Is Your Computer Being Held Hostage? What to Do.
Ransomware attacks happen more than you think. Back up your files; renew your security plan and take on those hackers.
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Imagine this: You want to pull out a certain file from your computer, such as last quarter's profit and loss statement. However, instead of seeing this file, you see a message on your computer that says, "Computer compromise detected. To see the file, you must pay $500 to purchase software to decrypt the file."
Oh-oh . . . What you're seeing is a form of malware called ransomware -- and as we so often hear on the news, ransomware attacks happen more than you think.
So how did you get this ransomware? Hackers distribute this type of malware in a number of ways, the most common way being through email.
Related: 4 Ways Ransomware Companies Behave Like Legitimate Businesses
The first thing I ask people who suspect ransomware is whether they have recently clicked an email link. Even if one of those links looks legitimate, like that says, "Upgrade your browser software by clicking here," the effects can be devastating to your network and computer. Other methods hackers use include posing as law enforcement officials or as representatives of tech companies or government agencies. They also may prompt you to activate new software for data "protection."
So, what do you do?
Now that you know what ransomware is and does, you should focus on how to prevent it from infecting your computers and what to do if you actually get a ransomware infection.
First, never click on or pay anything when you see a ransomware notification or banner. Instead, wipe your drive clean and then restore your data. This is assuming you have your drive backed up. If not, you're going to lose a lot of valuable information.
Though an attack like this can be devastating, it is possible to prevent an infection from occurring in the first place. Do this by following these tips:
- Be suspicious. Consider making the firm decision to never open any attachment or click on any link from an email, even from a person you know.
- Utilize a browser extension that shows which websites may be malicious.
- Use both a firewall and security software.
- Back up your data regularly, and shoot for doing this every day. Seek out services that will back up your data for up to 90 days and save several versions of your files. This will help your company to recover your files before ransomware sets in.
Related: Passwords Are Slowly Becoming a Thing of the Past
Ransomware usually attacks small businesses, and these sophisticated threats come from overseas. If your company becomes a victim of this type of attack, follow these tips:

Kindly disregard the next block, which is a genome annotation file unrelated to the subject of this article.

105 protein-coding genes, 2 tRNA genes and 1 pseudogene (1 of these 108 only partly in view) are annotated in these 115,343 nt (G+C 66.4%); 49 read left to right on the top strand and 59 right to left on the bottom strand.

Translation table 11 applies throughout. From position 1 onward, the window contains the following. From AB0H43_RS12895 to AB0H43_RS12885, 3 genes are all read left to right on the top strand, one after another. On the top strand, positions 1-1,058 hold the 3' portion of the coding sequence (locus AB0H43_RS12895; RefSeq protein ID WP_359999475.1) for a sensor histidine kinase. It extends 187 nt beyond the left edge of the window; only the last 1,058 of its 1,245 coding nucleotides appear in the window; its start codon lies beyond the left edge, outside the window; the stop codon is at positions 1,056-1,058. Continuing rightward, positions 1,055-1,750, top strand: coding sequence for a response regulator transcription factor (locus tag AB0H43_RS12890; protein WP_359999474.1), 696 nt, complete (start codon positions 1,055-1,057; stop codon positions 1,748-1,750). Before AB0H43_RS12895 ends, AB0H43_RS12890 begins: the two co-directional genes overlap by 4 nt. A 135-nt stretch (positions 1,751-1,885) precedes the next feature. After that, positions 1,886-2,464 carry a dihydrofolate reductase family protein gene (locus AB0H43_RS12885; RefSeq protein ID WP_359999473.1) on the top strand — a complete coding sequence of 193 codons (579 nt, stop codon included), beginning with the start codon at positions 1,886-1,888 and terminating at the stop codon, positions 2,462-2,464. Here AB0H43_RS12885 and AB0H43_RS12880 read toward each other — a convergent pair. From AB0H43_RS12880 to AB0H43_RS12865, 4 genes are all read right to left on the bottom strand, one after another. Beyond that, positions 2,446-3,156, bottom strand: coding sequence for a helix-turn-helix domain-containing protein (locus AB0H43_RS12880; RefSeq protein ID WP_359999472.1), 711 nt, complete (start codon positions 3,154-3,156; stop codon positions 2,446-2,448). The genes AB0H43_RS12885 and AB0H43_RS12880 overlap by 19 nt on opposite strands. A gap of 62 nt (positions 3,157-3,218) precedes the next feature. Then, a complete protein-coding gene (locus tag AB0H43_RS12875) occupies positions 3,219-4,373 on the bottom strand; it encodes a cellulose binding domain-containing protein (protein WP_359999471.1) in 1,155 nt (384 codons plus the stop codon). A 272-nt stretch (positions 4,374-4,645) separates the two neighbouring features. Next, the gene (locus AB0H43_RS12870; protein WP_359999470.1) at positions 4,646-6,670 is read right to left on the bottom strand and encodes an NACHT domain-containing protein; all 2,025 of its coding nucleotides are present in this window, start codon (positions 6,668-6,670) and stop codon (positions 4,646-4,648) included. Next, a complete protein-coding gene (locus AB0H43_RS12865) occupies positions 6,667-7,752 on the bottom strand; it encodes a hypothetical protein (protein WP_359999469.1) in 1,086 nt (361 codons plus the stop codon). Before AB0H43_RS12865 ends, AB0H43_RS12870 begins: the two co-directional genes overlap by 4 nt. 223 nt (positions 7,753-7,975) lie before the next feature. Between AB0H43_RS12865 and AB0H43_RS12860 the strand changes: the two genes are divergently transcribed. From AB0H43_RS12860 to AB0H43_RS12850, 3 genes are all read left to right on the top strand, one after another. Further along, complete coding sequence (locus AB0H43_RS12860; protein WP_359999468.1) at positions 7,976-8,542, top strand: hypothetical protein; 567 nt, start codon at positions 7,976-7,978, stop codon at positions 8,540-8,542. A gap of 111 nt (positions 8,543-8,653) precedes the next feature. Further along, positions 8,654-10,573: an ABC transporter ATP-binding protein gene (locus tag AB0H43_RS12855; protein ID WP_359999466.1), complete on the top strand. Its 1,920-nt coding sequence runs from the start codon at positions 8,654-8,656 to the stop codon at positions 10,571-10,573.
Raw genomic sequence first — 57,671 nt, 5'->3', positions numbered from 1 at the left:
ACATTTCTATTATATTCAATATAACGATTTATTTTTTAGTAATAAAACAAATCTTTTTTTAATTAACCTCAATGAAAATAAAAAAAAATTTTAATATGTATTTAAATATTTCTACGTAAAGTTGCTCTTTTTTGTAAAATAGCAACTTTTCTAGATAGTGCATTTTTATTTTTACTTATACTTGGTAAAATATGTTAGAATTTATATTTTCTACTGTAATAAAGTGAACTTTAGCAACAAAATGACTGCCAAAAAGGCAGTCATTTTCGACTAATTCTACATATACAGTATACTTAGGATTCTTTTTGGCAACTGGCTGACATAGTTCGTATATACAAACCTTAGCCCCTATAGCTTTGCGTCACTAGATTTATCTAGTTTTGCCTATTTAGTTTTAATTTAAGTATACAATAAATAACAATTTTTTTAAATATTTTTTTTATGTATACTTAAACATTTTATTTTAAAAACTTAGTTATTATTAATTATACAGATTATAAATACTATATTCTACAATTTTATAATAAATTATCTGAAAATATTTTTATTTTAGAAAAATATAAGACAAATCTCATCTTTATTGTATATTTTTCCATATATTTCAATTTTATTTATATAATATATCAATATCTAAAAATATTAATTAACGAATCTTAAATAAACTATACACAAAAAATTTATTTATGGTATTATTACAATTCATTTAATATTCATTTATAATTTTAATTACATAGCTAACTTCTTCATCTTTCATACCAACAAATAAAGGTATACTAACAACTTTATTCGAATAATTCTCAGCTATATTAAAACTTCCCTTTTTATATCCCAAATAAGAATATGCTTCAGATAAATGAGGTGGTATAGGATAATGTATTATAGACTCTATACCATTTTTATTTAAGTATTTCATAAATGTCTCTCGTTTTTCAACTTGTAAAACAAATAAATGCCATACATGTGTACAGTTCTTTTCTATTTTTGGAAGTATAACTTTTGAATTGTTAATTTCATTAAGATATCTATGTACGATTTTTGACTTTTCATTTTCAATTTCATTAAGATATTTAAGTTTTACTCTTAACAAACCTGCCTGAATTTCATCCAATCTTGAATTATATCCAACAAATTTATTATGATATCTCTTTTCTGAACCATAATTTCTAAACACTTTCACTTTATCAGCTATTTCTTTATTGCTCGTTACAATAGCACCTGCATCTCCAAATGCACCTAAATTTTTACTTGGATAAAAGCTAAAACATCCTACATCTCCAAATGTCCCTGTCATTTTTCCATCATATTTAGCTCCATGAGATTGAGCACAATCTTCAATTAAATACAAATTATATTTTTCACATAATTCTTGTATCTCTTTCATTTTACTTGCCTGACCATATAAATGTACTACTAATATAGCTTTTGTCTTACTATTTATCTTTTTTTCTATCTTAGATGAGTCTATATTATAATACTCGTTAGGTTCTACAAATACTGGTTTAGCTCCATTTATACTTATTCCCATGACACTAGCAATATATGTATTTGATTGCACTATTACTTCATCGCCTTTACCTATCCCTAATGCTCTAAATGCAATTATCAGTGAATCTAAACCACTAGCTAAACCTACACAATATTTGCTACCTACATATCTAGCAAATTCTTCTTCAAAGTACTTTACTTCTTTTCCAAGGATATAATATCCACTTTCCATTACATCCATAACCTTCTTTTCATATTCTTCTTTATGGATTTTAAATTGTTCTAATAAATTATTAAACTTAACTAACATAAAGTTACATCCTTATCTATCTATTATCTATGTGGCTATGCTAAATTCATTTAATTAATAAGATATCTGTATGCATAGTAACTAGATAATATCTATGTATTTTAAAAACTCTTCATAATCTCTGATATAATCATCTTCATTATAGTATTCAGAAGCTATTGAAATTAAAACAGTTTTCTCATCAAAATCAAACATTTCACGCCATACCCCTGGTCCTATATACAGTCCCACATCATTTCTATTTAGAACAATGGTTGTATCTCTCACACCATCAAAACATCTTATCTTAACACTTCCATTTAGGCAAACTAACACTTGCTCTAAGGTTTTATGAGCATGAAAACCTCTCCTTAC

- Tell the criminal you plan on paying the fee, but you need time to get the money together.
- Gather all of the correspondence.
- You can contact the police, but they may not do anything. Instead, contact your web-hosting provider.
- If you experience an extensive loss, consider contacting representatives at your nearest FBI branch, though they may do nothing, either.
Handling computer viruses
A computer virus is a file that copies itself, and then spreads to other devices. These threats often look like safe programs, but in reality, they are quite malicious. Symptoms of a computer virus include apps or programs that spontaneously open or close, and a computer that runs slowly.
In addition, you may hear that others are receiving emails from you that you never sent.
How to protect your company from viruses
Fortunately, you can protect your business from viruses in several ways:
- Don't open any attachment, program or link found in an email unless it is something you are expecting. This includes messages from people you know. Hackers often send viruses by accessing a person's address book.
- Don't use a public wifi connection unless you also use a VPN, or virtual private network -- or encryption software.
- Keep security software up to date, and pair it with a firewall.
- Use the most recent versions of your operating system and browser.
- Use administrative rights on your computer to prevent unauthorized installations.
- Train your staff on network and computer security. Make sure they also protect their personal devices.
- Back up your data on the network. If all else fails and everything is destroyed, you will have this backup to fall back on. Use two methods, such as a cloud and on-site system, to be safe.